This review is part of the Green Books campaign . Today 100 bloggers are reviewing 100 great books printed in an environmentally friendly way. Our goal is to encourage publishers to get greener and readers to take the environment into consideration when purchasing books. This campaign is organized by Eco-Libris, a  a green company working to green up the book industry by promoting the adoption of green practices, balancing out books by planting trees, and supporting green books. A full list of participating blogs and links to their reviews is available on Eco-Libris website .

100bloggers(logo designed by Susan Newman)

FTC Disclaimer: I was sent a review copy to review this book, but promise that my opinions did not change given this fact. I will gladly send it to you next if you want to read it!

I chose to review Sacred Commerce: Business as a Path of Awakening (by Matthew & Terces Engelhart) because it was a book about business – about how what you do to make money is more than rote sustenance.  As a 20-something entering the workforce during a recession, I can’t help but be fascinated by jobs and vocations and livings and lives. The Engelharts are spouses and business partners, and own four Café Gratitude locations in the San Francisco Bay Area. The first was opened at 20th and Harrison in San Francisco’s Mission District. This book is written for fellow entrepreneurs hoping to start a business while focusing on a quadruple bottom line: economy, environment, community, and “spiritual awakening.”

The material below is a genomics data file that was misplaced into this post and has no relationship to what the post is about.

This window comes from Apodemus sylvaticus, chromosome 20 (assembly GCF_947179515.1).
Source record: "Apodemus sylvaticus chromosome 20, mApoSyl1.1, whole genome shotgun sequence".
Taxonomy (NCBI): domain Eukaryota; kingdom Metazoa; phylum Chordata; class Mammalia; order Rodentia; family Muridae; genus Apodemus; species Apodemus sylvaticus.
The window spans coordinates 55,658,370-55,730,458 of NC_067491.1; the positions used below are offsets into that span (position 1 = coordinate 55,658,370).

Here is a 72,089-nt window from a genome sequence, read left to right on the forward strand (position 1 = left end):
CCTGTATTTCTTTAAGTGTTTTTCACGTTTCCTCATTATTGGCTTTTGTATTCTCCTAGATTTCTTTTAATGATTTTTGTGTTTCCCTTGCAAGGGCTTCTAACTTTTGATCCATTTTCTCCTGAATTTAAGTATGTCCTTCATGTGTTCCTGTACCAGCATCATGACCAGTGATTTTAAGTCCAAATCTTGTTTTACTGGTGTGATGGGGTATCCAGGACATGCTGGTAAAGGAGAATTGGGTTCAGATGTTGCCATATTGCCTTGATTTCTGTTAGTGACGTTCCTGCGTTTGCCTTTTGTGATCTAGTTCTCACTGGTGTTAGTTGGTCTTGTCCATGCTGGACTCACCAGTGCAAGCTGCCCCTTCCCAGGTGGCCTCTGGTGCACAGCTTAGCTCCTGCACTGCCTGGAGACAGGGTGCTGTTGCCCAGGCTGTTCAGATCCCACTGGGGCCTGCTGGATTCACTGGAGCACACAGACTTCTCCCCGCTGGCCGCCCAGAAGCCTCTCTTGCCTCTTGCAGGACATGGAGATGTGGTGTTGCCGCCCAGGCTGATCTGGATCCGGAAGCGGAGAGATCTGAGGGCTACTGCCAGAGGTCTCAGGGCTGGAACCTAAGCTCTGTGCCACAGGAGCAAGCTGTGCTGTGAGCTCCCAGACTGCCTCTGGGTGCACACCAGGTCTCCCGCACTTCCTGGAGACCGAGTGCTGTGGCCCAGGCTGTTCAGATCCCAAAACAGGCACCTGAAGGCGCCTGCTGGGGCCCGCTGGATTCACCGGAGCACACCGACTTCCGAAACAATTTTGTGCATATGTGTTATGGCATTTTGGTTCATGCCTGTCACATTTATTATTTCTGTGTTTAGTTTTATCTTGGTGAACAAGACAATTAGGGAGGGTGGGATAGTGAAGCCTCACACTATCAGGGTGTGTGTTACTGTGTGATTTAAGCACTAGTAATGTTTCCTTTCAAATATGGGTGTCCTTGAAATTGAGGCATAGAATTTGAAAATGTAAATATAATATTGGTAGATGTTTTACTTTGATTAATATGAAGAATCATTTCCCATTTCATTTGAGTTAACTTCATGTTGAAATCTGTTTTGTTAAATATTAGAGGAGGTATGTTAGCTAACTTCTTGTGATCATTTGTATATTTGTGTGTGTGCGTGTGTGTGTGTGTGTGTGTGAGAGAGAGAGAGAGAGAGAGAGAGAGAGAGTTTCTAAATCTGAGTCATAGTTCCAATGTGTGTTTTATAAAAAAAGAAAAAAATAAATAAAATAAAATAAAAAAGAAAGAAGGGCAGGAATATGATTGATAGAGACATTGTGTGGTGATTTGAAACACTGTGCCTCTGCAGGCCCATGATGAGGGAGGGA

“Sacred Commerce” is a concept created and written about by Ayman Sawaf and Rowan Gabrielle, and their original book inspired the Engelharts in the early days of their business. The Engelhart riff on the theme – Sacred Commerce – Business as a Path of Awakening blends quotations from famous religious and political figures (Rumi to St. Francis of Assisi to Gandhi) with the couple’s business philosophy and anecdotes from their experience to provide either an instruction manual or a manifesto – or both – for doing business that honors people’s lives.

I’ll be the first to admit it: I’m instantly skeptical of anything New Age. But the trouble with this book is that it has a lot of really great ideas and compelling stories that make it hard to write off completely. As soon as I was ready to throw the book and its New Agey lingo across the room, I’d come across a lovely, gentle idea, a lot quieter than the trumpeted quasi-religio-psychology that fills most of the chapters. Your expectations affect your perception of reality. Gossip doesn’t help anybody. Listen by acknowledging, not by trying to fix the problem, when all somebody wants is to be heard. We all want to give and receive love and approval. These are truisms we can all stand to hear again. I like how the book talks about the power of the community – Megan Marie Brien, an employee, wrote quite movingly in the book’s forward about her struggles with MS and the ways in which her work at Café Gratitude helped her cope and move on with her life in a positive way.